• Little Stowaway: Mike and Amy, though in Amy's case it was unintentional since she was only supposed to help Mike get inside the rocket, then leave again before liftoff. She gets trapped inside along with Mike and Frank when Carson's mook starts up the launch sequence.
  • Massive Numbered Siblings: Amy has numerous siblings, cousins, aunts, uncles, etc. Following the return from the moon, it takes 'two' helicopters to transport them all to greet her.
  • Moon-Landing Hoax: An important part of the plot is that many people still believe the original moonlanding was faked. Carson uses this as a pretext for going to the moon, with the true intent of claiming ownership of it, harvesting a powerful energy source there.
  • Never Smile at a Crocodile: When trying to sneak onto the NASA launch site, the 3 kids have to cross a swamp filled with alligators.
  • Never Trust a Trailer:
    • The trailer makes no mention of Richard Carson and his plans to mine the moon for Helium-3, nor that this is the real reason NASA suddenly wants to go back to the moon.
    • Because of the above, the Trailer makes it look like Mike and Amy accidentally launch the rocket ahead of schedule. In reality, this was done by one of Carsons' mooks.
    • The trailer makes it look like Marty panics as soon as Mike and Amy follow up on his request to leave him on the fence (see I Will Only Slow You Down above). In reality, he's fine with this. It's the fact that his pet lizard Igor also abandons him that makes him panic.
  • Nice Job Fixing It, Villain: Carson tries to sabotage NASA by making their rocket leave Earth before anyone boards it and the plan fails because Mike and Amy snuck in and Mike's grandfather went there to get them out. Had Carson not tried this, he'd have about ten more hours to get rid of the flag and anything else that might be used as evidence that the original moonlanding wasn't a hoax.
  • No Celebrities Were Harmed: There is a late night show host named Jay Lemman, and Carson's two lackeys are called Steve Gigs and Bill Gags complete with the same physical appearances and trademark clothes as them. Also, the director of Carson's moon landing hoax is none than Stanley Kubrick himself who now cleans floors for Carson for failing him.
  • An Offer You Can't Refuse: During his Engineered Public Confession, Carson reveals that he intends to destroy any country that refuses to buy the fuel he's harvesting from the moon.
  • Older Is Better: The 40-year old Saturn V rocket has no trouble keeping up with Carson's modern, high-tech spaceship.
  • Plug 'n' Play Technology: Double Subverted: Marty wants to connect his smartphone with NASA's rather old computers to restore communication with Mike and Amy on the moon, but is told this can't be done due to the huge differences in technology. Being a Gadgeteer Genius, Marty promptly creates an adapter that allows him to do it anyway.
  • Puppy Love: Between Mike and Amy. While at first they are in full She Is Not My Girlfriend-mode and their first kiss is accidental, she ends up kissing him willingly (on the cheek) at the end of their adventure, during the credits, and both look adorably awkward afterwards.
  • Ragtag Bunch of Misfits: The main heroes. The president of the United States is understandably not happy that, instead of 3 trained astronauts, the mission is now in the hands of a retired former astronaut who never went to the moon and 2 kids.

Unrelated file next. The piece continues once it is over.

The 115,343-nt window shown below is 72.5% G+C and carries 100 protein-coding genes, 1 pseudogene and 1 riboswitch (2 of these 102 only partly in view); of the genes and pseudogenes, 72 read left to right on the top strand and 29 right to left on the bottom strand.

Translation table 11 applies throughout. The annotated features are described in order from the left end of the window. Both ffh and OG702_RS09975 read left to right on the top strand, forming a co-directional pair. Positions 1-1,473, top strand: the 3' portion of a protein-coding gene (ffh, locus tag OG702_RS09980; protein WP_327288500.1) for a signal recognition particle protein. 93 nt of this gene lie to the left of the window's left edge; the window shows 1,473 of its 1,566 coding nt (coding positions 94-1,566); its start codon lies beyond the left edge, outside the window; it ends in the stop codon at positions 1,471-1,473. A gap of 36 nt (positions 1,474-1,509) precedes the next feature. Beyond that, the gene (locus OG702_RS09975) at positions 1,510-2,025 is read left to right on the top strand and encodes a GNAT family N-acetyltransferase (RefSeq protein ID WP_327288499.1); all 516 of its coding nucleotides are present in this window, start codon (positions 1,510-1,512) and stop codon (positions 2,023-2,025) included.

• Running Gag: Tess asking every old man she sees in the retirement home and at NASA if he's her grandfather.
  • Robotic Reveal: Carson's assistant, Gigs, is revealed to be a machine in The Stinger, built by the deceased Bill Gags.
  • She Is Not My Girlfriend: When his grandfather calls Amy Mike’s girlfriend, both of them firmly deny this is the case.
  • Shout-Out: Carson's assistants, Bill Gags and Steve Gigs, are parodies of Bill Gates and Steve Jobs. In the end, there's a magazine called Tyme.
  • Surfer Dude: Mike is a kid example of the trope.
  • Space Is Noisy: Zig-Zagged. The film tends to play around with this, as most action sequences that would normally have sound, such as getting rid of the spider-laser device attached to the hull of the Saturn V, you can hear the various attempts to get rid of it, though a bit muted. After said fight, space goes back into eerily-quiet mode again.
    • Carson Cackles (complete with echo) on the moon after capturing Frank, which is impossible for the above reason.
  • Team Pet: Igor, a.k.a.a Godzilla, Marty's pet lizard.
  • ¡Three Amigos!: Mike, Marty and Amy.
  • Throwing the Distraction: Amy distracts the night guard at the retirement home with a rock so she and Mike can get inside. He ignores the first rock, but investiages the second one (which hits a lamp post), and when doing so discovers 3 residents secretly working on their own model rocket.
  • Training Montage: Three of them simultaneously; we see the new NASA astronauts getting trained by the old Apollo crew, Carson and Gigs training for their trip to the moon, and Mike training for his trip to the moon.
  • Trip to the Moon Plot: The whole plot of the movie is about the protagonists and the villains trying to reach the moon first.
  • Vehicular Sabotage: Carson sends a henchman to sabotage the NASA rocket by making it launch ahead of schedule. When his grandpa tries to cancel the liftoff, Mike destroys the eject button of the rocket to prevent this.
  • Villain in a White Suit: The antagonist, Carson, wears a typical rich Texan man white suited wardrobe including the cowboy hat.
  • Villains Act, Heroes React: The whole plot is kicked off by Richard Carson announcing his plans to go to the moon and 'prove' the moonlanding was a hoax, combined with showing the world that he has the rocket to do so. This prompts the president of the United States to order NASA to immediately startup the moon landing program again (which was actually scheduled for 2022).
  • Why Did It Have to Be Snakes?: Carson is terrified of Igor, whom he mistakes for an alien.
  • Would Hurt a Child: Carson has no problems making attempts on Mike and Amy's lives in order to stop them from interfering with his scheme.
  • You Did Everything You Could: when Mike feels depressed about how his attempts to make his family work failed, Amy points out that he successfully reunited his estranged father and grandfather after many years. Mike isn’t impressed and states that only made things a thousand times worse.